The recent events at August National Golf Club where the CEO of IBM, Virginia Rometty is not being offered membership due to her gender, demonstrate that its membership is made up of Cro-Magnon men who haven’t yet reached even the Bronze Age. Interesting how the club is more than happy to take IBM’s sponsorship money, but is stubbornly sticking to its tradition of an all-male club by not awarding Ms. Rometty the green jacket of membership as it has done for all of her predecessors. What an awkward moment for Ms. Rometty as well as a big opportunity for IBM to rethink its sponsorship of the event.
Many people have already weighed in on the subject and are pressuring August National to give Virginia Rometty the jacket and admit her and other women as members. President Obama and Mitt Romney have both supported membership for women at August National. Margie Arons-Baron calls it “discrimination plain and simple” in her excellent blog post, Augusta National’s all male policy: who wants your ugly green jacket anyway? Another woman, Ellen Burbidge, is starting an on-line petition to ask Virginia Rometty and IBM to pull their sponsorship of the event. Numerous other articles supporting IBM’s pulling of its sponsorship of the Masters are appearing. Some are asking professional golfers to boycott the tournament.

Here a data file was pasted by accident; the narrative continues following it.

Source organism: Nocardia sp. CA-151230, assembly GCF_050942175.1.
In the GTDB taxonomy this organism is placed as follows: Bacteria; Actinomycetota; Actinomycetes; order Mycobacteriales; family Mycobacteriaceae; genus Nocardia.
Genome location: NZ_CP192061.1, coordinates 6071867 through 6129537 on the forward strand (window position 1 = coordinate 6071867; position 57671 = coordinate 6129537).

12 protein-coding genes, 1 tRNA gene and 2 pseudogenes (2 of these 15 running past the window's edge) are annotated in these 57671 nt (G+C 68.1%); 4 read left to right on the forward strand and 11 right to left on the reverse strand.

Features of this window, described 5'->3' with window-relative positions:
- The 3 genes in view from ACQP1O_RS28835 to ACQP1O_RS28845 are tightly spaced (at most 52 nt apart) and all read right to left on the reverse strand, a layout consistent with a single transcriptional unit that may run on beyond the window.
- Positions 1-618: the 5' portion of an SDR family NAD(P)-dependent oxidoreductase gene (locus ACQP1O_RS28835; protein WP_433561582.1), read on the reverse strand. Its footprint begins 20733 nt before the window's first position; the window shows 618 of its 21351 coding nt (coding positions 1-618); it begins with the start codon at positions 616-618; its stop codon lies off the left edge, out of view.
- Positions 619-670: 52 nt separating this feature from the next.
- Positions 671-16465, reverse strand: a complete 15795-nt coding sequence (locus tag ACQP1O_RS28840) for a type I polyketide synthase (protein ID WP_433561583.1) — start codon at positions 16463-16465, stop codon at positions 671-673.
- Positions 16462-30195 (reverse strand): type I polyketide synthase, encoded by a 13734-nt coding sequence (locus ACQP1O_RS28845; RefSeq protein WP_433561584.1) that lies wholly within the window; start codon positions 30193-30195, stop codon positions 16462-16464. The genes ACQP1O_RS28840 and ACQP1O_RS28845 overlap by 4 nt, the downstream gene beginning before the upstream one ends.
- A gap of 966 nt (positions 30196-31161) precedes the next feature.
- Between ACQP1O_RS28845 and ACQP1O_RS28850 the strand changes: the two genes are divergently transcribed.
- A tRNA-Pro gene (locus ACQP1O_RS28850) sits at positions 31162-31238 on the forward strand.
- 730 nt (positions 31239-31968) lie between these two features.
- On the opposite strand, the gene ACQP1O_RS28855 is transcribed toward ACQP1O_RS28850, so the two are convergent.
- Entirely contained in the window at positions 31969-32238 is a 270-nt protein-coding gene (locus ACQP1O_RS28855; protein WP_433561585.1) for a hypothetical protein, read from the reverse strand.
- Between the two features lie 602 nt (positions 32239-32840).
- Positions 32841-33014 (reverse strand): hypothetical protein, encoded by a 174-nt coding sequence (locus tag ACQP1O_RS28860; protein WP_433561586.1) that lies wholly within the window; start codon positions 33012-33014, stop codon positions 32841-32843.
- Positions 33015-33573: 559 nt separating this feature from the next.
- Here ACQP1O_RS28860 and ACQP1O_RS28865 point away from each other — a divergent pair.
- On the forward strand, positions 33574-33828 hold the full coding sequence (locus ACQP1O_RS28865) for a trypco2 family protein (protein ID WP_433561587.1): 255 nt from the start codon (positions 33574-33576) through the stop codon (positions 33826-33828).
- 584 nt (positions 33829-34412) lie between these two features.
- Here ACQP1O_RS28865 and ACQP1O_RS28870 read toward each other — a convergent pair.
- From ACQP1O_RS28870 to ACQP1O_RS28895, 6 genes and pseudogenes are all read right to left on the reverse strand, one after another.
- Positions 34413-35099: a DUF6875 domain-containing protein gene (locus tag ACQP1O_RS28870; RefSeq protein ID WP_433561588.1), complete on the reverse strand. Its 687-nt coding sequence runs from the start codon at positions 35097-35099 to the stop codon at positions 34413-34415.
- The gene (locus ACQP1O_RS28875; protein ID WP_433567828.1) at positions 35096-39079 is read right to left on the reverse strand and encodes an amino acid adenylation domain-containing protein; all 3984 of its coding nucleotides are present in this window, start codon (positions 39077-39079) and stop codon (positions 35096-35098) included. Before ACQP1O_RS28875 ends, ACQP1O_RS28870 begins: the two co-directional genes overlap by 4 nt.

Long ago and far away in another galaxy, I was subjected to exclusion from an all-male executive dining room in Houston, TX. This is not a snub comparable to August National and wasn’t anywhere near the order of magnitude of that being experienced by Virginia Rometty. I was a young consultant working for the Cambridge, MA consulting firm, Arthur D. Little Inc, on a project for an oil well services company in Houston, TX. Besides having to listen to sexist comments from guys in the field about why women could never be hired to do their jobs (one answer: because they aren’t able to lift the heavy equipment), I was subjected to exclusion from a client lunch due to its location in a men-only executive dining room. This dining room was located on the top floor of an oil company’s high rise building. My fellow ADLer, an experienced consultant, did not stand up for me and insist that the lunch be moved to a place where I could attend. He just went along with the client and excluded me, both to my chagrin and protests. The feeling of being discriminated against on the basis of gender could not have been more blatant. And having my own co-worker bail on me when he should have stood up for me was disappointing at the time. Now I can laugh about the incident, but obviously I haven’t forgotten it. And believe me, this was one of many, many incidents of gender discrimination that I had to face in my career. After years of working in male-dominated environments and being subjected to discriminatory incidents, I became so inured to them that sometimes I no longer even noticed when they occurred.
Ms. Rometty is handling the situation professionally and appears nonplussed. She may not feel that a public negative reaction from her in the heat of the moment is appropriate. I can only speculate (and hope) that Ms. Rometty and IBM are not going to let this incident pass without taking some action in the future.Supplier Evaluation and Performance Excellence: A Guide to Meaningful Metrics and Successful Results CloudDVD: Supplier Evaluation and Performance Management